I’ve watched Colony several times now. The synopsis as given by the filmmakers says “Colony documents a time of unprecedented crisis in the world of the honeybee through the eyes of both veteran beekeeper, David Mendes, and Lance and Victor Seppi, two young brothers getting into beekeeping when most are getting out. As Mendes tries to save the nation’s collapsing hives, the Seppi’s try to keep their business alive amidst a collapsing economy.”
This may be the documentary they wanted to make, but it doesn’t actually seem to be the one they did make.
Colony collapse disorder (CCD) is touched on in the film, but as one person (Randy Oliver) puts it, sometimes things like this are cyclical and happen for no particular reason other than it just does. Maybe it is systemic pesticides, maybe it is disease, maybe it is the stress that bees face due to the migratory nature of commercial pollination, maybe it is some combination of these and other factors, or maybe it’s something else altogether, but the film itself takes no particular stance on it, nor does it offer any steps that any individual could take to help. Dave Mendes is featured, talking to groups about pesticides, trying to get people together to do something (in the film, what this may be isn’t entirely clear). Outside of the film, anyone interested in bees at all knows that Mendes is all over the place talking about the need for research and so forth, but this isn’t really touched on in the film. There are some shots of a congressional hearing talking about money for research, but nothing more than one might get in a summary story from CNN or the like.
The rest of the film focuses on the Seppis, a religious family running a commercial operation in California. Most of that focus is not on the effects on CCD on their operation – although there are some points where they do talk about dead hives – but on their negotiating attempts with almond farmers to get a certain price point per hive for almond season. While this holds some interest for people really interested in beekeeping, I imagine this would be fairly boring overall. Quick summary: almond farmers pay migratory beekeepers a price per hive to have bees to pollinate the short flowering season in the fields. With hundreds of thousands of acres of almonds in California, as you might guess this involves a lot of money in the end: with an estimated 1.4 million hives required to pollinate, do the math at even a hundred dollars per hive.
And this business side, I think, is where people like me begin to really think about what’s going on in this film. Before I get into that, though, I have to point out one of the most irritating moments about this film, which involves one of the Seppi sisters talking about the hive. While holding a frame covered with bees, she points out the queen, and says, “They’re somewhat of a matriarchal system.” No, they are a matriarchal system. That’s what it means when the female of the species is in charge, making the decisions, and doing the work. She mentions the queen lays all the eggs and the workers do the nursing, cleaning, and foraging, and says, “But they wouldn’t be there without the male.” After pausing, she gives a little smirk to the camera, and spouts this gem: “You have to remind feminists that.”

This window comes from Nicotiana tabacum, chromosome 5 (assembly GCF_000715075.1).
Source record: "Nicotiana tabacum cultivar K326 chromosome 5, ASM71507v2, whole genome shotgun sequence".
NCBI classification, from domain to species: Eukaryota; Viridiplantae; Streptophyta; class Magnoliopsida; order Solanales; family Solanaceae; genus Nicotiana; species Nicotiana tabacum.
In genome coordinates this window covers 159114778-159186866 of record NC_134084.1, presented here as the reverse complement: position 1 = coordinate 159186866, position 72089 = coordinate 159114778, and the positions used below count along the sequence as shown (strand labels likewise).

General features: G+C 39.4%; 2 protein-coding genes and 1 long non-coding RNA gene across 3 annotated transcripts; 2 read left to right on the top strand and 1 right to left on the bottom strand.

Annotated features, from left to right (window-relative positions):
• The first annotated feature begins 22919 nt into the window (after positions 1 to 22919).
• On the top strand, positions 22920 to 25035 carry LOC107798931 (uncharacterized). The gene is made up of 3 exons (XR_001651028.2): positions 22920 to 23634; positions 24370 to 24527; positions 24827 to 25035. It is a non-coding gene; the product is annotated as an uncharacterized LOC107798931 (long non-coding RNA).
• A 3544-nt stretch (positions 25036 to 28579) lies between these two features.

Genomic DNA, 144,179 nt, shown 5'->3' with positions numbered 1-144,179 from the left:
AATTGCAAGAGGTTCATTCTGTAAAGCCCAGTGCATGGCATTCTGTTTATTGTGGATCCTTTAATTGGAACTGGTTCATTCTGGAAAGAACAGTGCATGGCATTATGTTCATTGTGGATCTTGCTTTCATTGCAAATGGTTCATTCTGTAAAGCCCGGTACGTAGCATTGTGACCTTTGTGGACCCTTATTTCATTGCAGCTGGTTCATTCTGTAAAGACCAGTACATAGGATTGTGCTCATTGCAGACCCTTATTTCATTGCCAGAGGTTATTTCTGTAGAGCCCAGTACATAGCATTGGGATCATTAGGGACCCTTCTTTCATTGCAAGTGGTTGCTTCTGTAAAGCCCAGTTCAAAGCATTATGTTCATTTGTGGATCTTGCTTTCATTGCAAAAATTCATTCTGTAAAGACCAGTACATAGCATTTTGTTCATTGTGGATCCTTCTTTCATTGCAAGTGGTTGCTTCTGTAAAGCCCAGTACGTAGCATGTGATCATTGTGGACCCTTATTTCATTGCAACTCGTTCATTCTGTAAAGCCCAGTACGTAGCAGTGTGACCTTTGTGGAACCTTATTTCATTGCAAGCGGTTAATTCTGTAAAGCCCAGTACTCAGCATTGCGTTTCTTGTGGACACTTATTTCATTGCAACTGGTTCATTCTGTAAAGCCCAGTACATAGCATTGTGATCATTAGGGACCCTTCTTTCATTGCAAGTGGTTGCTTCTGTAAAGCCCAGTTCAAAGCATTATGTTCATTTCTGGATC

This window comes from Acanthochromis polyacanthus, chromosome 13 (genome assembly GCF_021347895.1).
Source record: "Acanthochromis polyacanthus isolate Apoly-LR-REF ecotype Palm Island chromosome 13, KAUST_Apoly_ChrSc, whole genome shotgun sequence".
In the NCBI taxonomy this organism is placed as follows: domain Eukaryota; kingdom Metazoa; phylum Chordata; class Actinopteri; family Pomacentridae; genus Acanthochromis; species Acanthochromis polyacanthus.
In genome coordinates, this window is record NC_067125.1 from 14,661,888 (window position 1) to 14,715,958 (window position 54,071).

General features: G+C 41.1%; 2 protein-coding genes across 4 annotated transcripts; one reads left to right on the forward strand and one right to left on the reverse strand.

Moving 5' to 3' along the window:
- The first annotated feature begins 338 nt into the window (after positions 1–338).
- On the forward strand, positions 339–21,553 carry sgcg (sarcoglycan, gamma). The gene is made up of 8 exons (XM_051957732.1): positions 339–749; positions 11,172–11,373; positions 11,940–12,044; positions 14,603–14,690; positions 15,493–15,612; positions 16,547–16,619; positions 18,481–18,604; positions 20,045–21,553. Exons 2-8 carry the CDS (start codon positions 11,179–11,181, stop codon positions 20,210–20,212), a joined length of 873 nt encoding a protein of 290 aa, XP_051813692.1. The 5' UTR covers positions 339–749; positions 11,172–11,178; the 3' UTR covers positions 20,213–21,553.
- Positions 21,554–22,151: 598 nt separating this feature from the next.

OK, which feminists would that be? The ones who never got out of sixth grade biology and know nothing about reproduction? Or the ones uninterested in the submissive woman line touted by certain religious sects – the women (and men!) who happen to be the ones who fight for equal rights for women, and in the past managed to get women not to be counted as chattel, to be able to go to school and receive an education, to be able to work in the same fields as men, and got the right to vote? Those feminists? None of those I know think men are unnecessary or think that complete separatist living is the way to go – those types, like the people who seem to think feminism is a dirty word or that women should just give up their own dreams to accede to what someone else thinks they should do are, fortunately, fringe and rare.
On to the business side. The son who appears to be the primary force of the beekeeping business, says they had 1200 hives (and they want to “bless” farmers with their bees). During the film, the discussions with farmers talk about pricing between $140 and $170 per hive for pollination. For convenience, let’s just say a thousand hives. That’s a lot of money either way. At one point, though, the mother says that the parents are pumping in $20,000 above what the business makes to keep it afloat. Ignoring all the other income (the dad works as a teacher, apparently, and the family may have almonds of their own), as a businessperson myself I have a hard time understanding why it isn’t possible for them to run this business and live on $150,000 a year, even after expenses knock out part of that gross income, especially when they’ve had a few years of managing the business under their belts. Now, I don’t know anything about their accounting or their books or their expenses, but if you’re in the hole that much each year, perhaps you need to take some business classes or exit the field, because something is not right.
In the end, this was a rather unsatisfying documentary, and likely to be not something terribly interesting except to those of us who keep bees (or will be keeping bees).